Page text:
In the Volusia County portion of the park, nude bathing occurs historically in the area south of parking lot #5. As available spaces in parking lot #5 fill up, increasing numbers of nude bathers are utilizing the beaches associated with parking lots #4, 3, 2 and in some cases parking lot #1.Nude bathing in these non-traditional beach areas (4, 3, 2 and 1) is causing extreme conflicts with clothed bathers, especially associated with children and older visitors. Park Rangers have no apparent Federal regulations available to separate nude bathers from clothed visitors. In 1997 there were 22 written complaints regarding conflicts between clothed and nude bathers in the Volusia County portion of the park. In 1998 written complaints continued and park rangers reported that oral complaints rose in direct proportion to the number of nude bathers frequenting the non-traditional areas. On August 9, 1998, a review of the Volusia County beach area indicated 34 nude bathers in the historically clothed areas. As park users visit the historically clothed portion of (from the north end of the park to approximately 200 yards south of the beach boardwalk crossover at parking area #5) they now risk encountering nude bathers. Visitors not expecting to encounter nude bathers in these historically clothed areas indicate that they cannot "enjoy" the beach with nude bathers present and their families will not "use" the beach with nude bathers present.

As the presence of nude bathers in the historically clothed area results in the loss of "enjoyment" and "use" of the area, as mandated in the legislation, for a significant portion of the visiting public, this compendium finding is made to reduce ongoing visitor conflict.

As an area of "concurrent" jurisdiction, all applicable State and County ordinances will remain in effect for the entire Volusia County section of the Seashore.

Authority
Section 1.5 of 36 CFR, Closures and Public Use Limits, indicates that "consistent with applicable legislation and Federal administrative policies and based upon a determination that such action is necessary for the...avoidance of conflict among visitor activities, the Superintendent may...close all or a portion of a park area to all public use or to a specific use or activity."

Proposed Action
The historically clothed areas of Volusia County section of CANA would be closed to public nudity. This area would include all of the park in Volusia County except for the section of beach mile wide and 2 miles long south of parking area #5. The exact location of this area would be bounded on the north by a line beginning from a point on the beach at the eastern edge of the dune 200 yards south of the boardwalk at parking lot #5 and running generally easterly into the ocean to the Park's eastern boundary (approximately mile in the ocean) thence southerly along the eastern boundary of the park for 2 miles, thence westerly to the eastern edge of the dune line 2 miles and 200 yards south of the boardwalk at parking area #5, thence northerly 2 miles along the dune line to the point of origin.

Persons engaged in nude bathing in the closed area in the Volusia County section of the park could be cited under 36 Code of Federal Regulations (CFR) Section 1.5 for violating a closure.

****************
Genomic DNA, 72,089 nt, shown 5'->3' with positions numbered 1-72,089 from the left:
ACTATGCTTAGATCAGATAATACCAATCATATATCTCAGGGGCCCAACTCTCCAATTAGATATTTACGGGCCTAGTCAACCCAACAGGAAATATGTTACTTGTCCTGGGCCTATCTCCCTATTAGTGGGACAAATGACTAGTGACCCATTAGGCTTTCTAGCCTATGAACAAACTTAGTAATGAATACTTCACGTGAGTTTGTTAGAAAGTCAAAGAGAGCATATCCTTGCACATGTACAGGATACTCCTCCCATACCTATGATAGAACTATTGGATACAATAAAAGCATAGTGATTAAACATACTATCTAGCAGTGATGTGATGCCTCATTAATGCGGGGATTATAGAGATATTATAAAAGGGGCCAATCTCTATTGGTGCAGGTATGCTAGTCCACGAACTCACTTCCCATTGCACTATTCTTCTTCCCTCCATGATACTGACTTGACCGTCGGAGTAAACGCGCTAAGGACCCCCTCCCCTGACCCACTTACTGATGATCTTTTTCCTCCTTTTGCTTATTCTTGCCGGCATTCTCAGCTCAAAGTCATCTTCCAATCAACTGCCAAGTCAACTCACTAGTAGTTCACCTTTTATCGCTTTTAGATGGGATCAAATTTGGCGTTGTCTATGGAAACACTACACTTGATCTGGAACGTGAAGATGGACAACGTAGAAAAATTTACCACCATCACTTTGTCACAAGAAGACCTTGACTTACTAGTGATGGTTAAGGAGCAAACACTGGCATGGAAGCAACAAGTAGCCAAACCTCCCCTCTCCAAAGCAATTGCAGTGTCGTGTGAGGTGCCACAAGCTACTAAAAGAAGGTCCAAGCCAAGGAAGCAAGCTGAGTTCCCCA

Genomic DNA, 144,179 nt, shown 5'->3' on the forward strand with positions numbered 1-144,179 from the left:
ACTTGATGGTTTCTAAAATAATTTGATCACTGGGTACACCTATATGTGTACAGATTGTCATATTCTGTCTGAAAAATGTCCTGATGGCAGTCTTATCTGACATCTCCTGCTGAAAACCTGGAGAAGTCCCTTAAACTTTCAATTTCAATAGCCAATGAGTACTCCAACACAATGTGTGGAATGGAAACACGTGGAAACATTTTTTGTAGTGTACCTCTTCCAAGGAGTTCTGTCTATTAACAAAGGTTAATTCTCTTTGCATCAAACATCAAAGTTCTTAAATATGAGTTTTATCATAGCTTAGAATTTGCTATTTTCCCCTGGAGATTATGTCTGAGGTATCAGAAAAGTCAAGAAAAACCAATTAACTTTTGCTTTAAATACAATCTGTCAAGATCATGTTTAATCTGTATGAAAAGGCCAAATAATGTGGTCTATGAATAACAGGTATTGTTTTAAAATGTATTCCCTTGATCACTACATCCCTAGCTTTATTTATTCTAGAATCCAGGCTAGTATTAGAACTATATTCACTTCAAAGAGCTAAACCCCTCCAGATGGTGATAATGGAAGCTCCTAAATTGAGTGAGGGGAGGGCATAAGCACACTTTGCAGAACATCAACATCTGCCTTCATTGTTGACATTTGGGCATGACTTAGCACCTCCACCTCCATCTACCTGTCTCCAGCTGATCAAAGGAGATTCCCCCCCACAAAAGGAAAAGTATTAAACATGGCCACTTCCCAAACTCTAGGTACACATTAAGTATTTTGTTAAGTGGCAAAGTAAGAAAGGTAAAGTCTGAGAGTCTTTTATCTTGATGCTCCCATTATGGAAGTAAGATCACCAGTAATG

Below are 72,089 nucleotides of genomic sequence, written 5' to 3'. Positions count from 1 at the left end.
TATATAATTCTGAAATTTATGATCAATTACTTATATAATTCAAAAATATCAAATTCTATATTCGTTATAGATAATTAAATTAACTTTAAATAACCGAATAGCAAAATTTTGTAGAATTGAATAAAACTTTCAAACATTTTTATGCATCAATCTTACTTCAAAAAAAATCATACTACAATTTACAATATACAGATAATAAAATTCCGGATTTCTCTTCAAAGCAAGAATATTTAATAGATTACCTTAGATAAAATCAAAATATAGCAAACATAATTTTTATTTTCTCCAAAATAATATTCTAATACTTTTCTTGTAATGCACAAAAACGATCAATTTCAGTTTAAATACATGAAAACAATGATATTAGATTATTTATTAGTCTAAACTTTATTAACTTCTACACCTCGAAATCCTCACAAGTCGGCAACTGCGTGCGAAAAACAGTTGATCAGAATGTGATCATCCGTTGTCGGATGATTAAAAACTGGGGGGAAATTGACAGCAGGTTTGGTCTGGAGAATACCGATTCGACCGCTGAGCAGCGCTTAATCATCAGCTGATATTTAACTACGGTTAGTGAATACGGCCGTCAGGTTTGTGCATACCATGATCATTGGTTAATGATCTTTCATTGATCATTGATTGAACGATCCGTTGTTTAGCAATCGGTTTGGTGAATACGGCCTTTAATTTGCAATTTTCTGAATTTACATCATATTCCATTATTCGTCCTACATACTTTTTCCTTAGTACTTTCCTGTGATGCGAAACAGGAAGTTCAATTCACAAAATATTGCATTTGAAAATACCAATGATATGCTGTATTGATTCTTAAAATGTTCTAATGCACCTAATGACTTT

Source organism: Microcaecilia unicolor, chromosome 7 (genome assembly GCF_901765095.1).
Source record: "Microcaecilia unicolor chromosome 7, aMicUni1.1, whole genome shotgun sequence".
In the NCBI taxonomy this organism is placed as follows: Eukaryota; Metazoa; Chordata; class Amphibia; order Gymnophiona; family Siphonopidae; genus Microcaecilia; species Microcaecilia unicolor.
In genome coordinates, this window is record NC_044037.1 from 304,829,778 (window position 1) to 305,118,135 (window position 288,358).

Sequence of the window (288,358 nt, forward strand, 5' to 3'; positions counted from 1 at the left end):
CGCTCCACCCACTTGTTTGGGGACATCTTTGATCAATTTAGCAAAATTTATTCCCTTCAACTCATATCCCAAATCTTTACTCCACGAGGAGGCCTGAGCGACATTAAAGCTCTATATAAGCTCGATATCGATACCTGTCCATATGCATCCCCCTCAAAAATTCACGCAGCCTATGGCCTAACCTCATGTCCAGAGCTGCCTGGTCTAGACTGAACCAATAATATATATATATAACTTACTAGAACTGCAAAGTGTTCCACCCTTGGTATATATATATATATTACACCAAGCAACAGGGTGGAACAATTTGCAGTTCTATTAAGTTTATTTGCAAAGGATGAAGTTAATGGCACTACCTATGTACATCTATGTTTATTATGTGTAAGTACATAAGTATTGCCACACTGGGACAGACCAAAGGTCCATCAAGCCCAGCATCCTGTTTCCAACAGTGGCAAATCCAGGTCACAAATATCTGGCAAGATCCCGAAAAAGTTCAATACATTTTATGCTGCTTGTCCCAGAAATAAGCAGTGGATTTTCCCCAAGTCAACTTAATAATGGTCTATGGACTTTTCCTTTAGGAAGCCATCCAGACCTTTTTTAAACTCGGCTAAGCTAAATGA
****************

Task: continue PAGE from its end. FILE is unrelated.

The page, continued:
Public Participation

It is the policy of the Department of the Interior, whenever practicable, to afford the public an opportunity to participate in this process. Accordingly, interested persons may submit written comments regarding this proposed finding to the address noted at the beginning of this document. The NPS will review these comments and consider making changes to the finding based upon an analysis of the comments.

Drafting Information

The principal author of this proposed finding is Robert F. Newkirk, Superintendent, Canaveral National Seashore.

Paperwork Reduction Act

The finding does not contain collections of information requiring approval by the Office of Management and Budget under the Paperwork Reduction Act of 1995.

Compliance With Other Laws

This finding was not subject to Office of Management and Budget review under Executive Order 12866. The Department of the Interior determined that this document will not have a significant economic effect on a substantial number of small entities under Regulatory Flexibility Act (5 U.S.C. 601 et seq.). The economic effects of this finding are local in nature and negligible in scope.

The Seashore has determined and certifies pursuant to the Unfunded Mandates Reform Act, 2 U.S.C. 1502 et seq., that this finding will not impose a cost of $100 million or more in any given year on local, State, tribal governments or private entities.

The Seashore has determined that this finding meets the applicable standards provided in Section 3(s) and 3(b)(2) of Executive Order 12988.

This finding is not major under the Congressional review provisions of the Small Business Regulatory Enforcement Fairness Act (5 U.S.C. 804(2)). The park has determined that this finding will not have a significant effect on the quality of the human environment, health and safety because it is not expected to:

    (a) increase public use to the extent of compromising the nature and character of the area or causing physical damage to it;
    (b) introduce incompatible uses which compromise the nature and characteristics of the area or cause physical damage to it.
    (c) conflict with adjacent ownership or land uses; or
    (d) cause a nuisance to adjacent owners or occupants.

Based on this determination, this finding is categorically excluded from the procedural requirements of the National Environmental Policy Act (NEPA) by Departmental guidelines in 516 DM 6 (40 FR 21438). As such, neither an Environmental Assessment nor an Environmental Impact Statement has been prepared specifically for this finding.

ADDITION TO 36 CFR 1.5 SECTION OF SUPERINTENDENT'S COMPENDIUM FOR CANAVERAL NATIONAL SEASHORE

Canaveral National Seashore.
Effective March 1, 2000, all of the Volusia County section of Canaveral National Seashore is closed to public nudity, including public nude bathing, except in a generally rectangular area of beach/ocean approximately mile by 2 miles located south of parking lot #5. The location of the area not closed would be bounded on the north by a line beginning from a point on the beach at the eastern edge of the dune 200 yards south of the boardwalk at parking lot #5 and running generally easterly into the ocean to the Park's eastern boundary (approximately mile in the ocean) thence southerly along the eastern boundary of the park for 2 miles, thence westerly to the eastern edge of the dune line 2 miles and 200 yards south of the boardwalk at parking area #5, thence northerly 2 miles along the dune line to the point of origin. Public nudity is a person's intentional failure to cover with a fully opaque covering that person's own genitals, pubic areas, rectal area, or female breast below a point immediately above the top of the areola when in a public place. Public place is any area of Federal land or water within the Volusia County section of the Seashore, except the enclosed portions of the restrooms or other public structures designed for similar purposes or private structures permitted within the Seashore, such as trailers, tents or houses. This regulation shall not apply to a person under 10 years of age.

Return to NAC Home Page